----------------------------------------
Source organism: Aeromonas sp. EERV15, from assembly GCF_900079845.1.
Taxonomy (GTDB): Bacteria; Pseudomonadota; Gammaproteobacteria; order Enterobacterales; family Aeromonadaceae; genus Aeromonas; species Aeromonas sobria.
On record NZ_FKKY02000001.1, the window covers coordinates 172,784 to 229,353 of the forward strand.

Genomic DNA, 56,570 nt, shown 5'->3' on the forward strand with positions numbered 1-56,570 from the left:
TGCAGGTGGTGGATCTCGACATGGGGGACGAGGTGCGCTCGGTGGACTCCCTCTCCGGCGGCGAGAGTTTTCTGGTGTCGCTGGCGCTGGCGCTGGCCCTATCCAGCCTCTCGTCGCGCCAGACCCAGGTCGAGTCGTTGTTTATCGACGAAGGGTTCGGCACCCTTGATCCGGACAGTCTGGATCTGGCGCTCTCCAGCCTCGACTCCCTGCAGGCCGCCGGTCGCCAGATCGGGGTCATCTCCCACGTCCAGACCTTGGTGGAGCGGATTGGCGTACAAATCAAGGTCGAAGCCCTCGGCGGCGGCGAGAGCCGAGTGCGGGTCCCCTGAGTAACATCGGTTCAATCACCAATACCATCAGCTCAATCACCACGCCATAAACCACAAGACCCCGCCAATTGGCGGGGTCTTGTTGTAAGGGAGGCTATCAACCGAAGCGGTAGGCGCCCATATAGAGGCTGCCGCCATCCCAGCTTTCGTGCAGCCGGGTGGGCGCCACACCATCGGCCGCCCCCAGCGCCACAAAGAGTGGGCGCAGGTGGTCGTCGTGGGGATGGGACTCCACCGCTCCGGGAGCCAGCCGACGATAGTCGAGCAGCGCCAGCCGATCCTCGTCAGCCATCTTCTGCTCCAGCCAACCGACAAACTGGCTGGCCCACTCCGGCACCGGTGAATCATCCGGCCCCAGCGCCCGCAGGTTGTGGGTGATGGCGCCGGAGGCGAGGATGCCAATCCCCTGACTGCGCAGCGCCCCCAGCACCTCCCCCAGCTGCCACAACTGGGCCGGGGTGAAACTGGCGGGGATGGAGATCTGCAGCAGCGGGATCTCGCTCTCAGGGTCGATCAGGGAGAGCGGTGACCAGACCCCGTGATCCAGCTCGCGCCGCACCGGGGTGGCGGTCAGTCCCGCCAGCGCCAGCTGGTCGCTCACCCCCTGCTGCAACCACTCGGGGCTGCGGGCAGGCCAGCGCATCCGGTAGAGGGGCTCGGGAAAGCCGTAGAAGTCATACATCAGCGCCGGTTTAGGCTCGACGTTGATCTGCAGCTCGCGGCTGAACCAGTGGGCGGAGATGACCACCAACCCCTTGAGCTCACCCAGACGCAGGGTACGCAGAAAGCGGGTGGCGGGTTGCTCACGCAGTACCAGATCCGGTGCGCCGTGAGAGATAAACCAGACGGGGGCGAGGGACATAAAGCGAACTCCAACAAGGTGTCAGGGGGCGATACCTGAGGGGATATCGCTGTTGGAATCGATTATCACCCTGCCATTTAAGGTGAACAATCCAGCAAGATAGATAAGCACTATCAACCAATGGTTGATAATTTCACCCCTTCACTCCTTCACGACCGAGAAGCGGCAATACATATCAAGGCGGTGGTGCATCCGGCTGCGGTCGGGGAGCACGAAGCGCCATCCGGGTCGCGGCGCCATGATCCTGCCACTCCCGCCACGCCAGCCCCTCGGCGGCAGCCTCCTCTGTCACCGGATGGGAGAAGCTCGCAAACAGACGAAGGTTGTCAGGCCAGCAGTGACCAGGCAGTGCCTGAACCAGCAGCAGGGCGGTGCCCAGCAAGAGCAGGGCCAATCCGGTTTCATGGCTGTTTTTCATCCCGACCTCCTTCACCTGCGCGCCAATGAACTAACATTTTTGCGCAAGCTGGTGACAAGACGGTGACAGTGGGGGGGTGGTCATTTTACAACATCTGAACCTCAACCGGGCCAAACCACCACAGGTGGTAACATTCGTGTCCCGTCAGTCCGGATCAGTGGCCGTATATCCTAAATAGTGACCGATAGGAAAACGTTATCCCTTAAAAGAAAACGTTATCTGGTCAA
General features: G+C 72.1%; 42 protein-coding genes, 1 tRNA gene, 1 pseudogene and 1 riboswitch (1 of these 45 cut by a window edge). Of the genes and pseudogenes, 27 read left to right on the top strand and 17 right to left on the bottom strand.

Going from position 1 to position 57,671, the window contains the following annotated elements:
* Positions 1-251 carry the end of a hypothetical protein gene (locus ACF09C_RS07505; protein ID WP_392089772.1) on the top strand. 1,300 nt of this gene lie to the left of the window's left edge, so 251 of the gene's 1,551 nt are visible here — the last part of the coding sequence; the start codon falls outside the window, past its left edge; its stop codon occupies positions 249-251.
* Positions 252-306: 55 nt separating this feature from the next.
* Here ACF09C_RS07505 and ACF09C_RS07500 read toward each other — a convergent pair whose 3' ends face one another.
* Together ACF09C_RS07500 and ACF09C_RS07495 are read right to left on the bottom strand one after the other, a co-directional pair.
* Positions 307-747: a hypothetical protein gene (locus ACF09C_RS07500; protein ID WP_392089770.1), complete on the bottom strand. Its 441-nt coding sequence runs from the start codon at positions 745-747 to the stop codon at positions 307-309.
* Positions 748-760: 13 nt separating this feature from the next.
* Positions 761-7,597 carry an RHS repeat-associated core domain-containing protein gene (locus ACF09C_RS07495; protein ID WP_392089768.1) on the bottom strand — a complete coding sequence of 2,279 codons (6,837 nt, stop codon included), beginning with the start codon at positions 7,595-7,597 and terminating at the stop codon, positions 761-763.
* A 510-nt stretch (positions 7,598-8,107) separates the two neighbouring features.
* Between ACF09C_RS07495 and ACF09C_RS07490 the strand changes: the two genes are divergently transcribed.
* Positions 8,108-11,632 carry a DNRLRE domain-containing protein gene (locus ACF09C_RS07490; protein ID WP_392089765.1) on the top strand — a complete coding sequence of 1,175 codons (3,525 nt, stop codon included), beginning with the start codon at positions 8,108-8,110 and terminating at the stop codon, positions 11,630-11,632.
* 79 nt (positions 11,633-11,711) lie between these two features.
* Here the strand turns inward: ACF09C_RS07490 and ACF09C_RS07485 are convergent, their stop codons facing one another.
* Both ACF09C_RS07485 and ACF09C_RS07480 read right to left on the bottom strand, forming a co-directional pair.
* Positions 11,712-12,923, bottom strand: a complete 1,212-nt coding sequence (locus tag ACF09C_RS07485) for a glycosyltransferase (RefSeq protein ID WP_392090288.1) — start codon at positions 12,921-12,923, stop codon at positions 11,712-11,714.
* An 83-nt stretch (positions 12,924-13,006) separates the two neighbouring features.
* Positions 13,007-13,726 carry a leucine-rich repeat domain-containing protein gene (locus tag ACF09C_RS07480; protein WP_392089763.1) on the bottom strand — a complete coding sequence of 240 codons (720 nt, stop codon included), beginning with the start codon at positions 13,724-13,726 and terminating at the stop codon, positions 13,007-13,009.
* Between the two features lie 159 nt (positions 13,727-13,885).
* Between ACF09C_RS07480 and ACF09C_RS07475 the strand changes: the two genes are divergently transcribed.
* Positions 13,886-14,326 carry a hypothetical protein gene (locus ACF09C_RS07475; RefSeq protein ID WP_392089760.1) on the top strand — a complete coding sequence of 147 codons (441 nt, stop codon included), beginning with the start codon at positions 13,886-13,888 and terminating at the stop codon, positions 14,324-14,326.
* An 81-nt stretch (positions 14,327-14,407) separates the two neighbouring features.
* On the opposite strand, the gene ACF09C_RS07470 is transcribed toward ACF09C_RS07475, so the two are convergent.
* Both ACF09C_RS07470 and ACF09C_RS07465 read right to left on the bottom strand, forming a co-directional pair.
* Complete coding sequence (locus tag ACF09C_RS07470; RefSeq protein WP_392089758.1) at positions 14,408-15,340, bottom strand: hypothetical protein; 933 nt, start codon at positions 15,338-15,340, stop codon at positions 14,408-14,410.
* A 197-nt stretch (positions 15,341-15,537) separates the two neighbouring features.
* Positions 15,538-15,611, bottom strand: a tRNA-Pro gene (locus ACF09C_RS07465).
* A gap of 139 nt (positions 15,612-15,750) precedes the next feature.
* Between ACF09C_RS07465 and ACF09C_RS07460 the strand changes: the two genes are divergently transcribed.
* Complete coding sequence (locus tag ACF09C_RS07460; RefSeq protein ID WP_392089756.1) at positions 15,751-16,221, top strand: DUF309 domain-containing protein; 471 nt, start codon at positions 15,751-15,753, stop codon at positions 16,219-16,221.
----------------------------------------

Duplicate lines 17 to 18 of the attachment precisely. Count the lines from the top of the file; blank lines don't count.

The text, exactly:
* Positions 8,108-11,632 carry a DNRLRE domain-containing protein gene (locus ACF09C_RS07490; protein ID WP_392089765.1) on the top strand — a complete coding sequence of 1,175 codons (3,525 nt, stop codon included), beginning with the start codon at positions 8,108-8,110 and terminating at the stop codon, positions 11,630-11,632.
* 79 nt (positions 11,633-11,711) lie between these two features.